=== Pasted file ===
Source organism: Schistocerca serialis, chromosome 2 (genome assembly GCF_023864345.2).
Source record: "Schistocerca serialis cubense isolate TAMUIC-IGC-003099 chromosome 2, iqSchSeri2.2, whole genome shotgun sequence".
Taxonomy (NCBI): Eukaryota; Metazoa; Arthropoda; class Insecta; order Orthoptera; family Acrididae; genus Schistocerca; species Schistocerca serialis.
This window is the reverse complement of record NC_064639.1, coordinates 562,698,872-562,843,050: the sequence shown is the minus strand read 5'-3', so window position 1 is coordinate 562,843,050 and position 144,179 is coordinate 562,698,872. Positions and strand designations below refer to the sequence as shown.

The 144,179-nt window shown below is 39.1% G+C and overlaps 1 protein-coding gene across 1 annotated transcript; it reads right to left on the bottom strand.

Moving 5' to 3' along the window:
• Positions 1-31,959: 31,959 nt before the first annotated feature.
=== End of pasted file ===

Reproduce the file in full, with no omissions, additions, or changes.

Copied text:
Source organism: Schistocerca serialis, chromosome 2 (genome assembly GCF_023864345.2).
Source record: "Schistocerca serialis cubense isolate TAMUIC-IGC-003099 chromosome 2, iqSchSeri2.2, whole genome shotgun sequence".
Taxonomy (NCBI): Eukaryota; Metazoa; Arthropoda; class Insecta; order Orthoptera; family Acrididae; genus Schistocerca; species Schistocerca serialis.
This window is the reverse complement of record NC_064639.1, coordinates 562,698,872-562,843,050: the sequence shown is the minus strand read 5'-3', so window position 1 is coordinate 562,843,050 and position 144,179 is coordinate 562,698,872. Positions and strand designations below refer to the sequence as shown.

The 144,179-nt window shown below is 39.1% G+C and overlaps 1 protein-coding gene across 1 annotated transcript; it reads right to left on the bottom strand.

Moving 5' to 3' along the window:
• Positions 1-31,959: 31,959 nt before the first annotated feature.